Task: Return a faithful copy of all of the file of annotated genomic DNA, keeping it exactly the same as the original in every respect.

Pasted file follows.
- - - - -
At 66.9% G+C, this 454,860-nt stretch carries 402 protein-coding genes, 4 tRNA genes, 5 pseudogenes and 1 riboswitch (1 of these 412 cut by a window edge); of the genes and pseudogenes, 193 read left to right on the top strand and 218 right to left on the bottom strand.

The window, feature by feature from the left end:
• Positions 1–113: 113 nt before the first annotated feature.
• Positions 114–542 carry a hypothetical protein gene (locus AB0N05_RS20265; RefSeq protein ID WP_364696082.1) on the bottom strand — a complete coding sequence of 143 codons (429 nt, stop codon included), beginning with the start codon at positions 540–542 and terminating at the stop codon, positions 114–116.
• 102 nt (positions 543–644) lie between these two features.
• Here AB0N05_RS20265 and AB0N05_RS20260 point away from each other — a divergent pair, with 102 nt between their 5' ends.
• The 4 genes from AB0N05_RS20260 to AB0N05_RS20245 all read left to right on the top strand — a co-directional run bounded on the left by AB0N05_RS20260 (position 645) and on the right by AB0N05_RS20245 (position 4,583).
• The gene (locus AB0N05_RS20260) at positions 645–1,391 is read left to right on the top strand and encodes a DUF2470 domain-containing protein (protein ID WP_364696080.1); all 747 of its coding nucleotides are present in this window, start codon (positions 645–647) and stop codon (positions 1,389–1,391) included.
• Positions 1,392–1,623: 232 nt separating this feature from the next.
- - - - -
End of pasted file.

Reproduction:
At 66.9% G+C, this 454,860-nt stretch carries 402 protein-coding genes, 4 tRNA genes, 5 pseudogenes and 1 riboswitch (1 of these 412 cut by a window edge); of the genes and pseudogenes, 193 read left to right on the top strand and 218 right to left on the bottom strand.

The window, feature by feature from the left end:
• Positions 1–113: 113 nt before the first annotated feature.
• Positions 114–542 carry a hypothetical protein gene (locus AB0N05_RS20265; RefSeq protein ID WP_364696082.1) on the bottom strand — a complete coding sequence of 143 codons (429 nt, stop codon included), beginning with the start codon at positions 540–542 and terminating at the stop codon, positions 114–116.
• 102 nt (positions 543–644) lie between these two features.
• Here AB0N05_RS20265 and AB0N05_RS20260 point away from each other — a divergent pair, with 102 nt between their 5' ends.
• The 4 genes from AB0N05_RS20260 to AB0N05_RS20245 all read left to right on the top strand — a co-directional run bounded on the left by AB0N05_RS20260 (position 645) and on the right by AB0N05_RS20245 (position 4,583).
• The gene (locus AB0N05_RS20260) at positions 645–1,391 is read left to right on the top strand and encodes a DUF2470 domain-containing protein (protein ID WP_364696080.1); all 747 of its coding nucleotides are present in this window, start codon (positions 645–647) and stop codon (positions 1,389–1,391) included.
• Positions 1,392–1,623: 232 nt separating this feature from the next.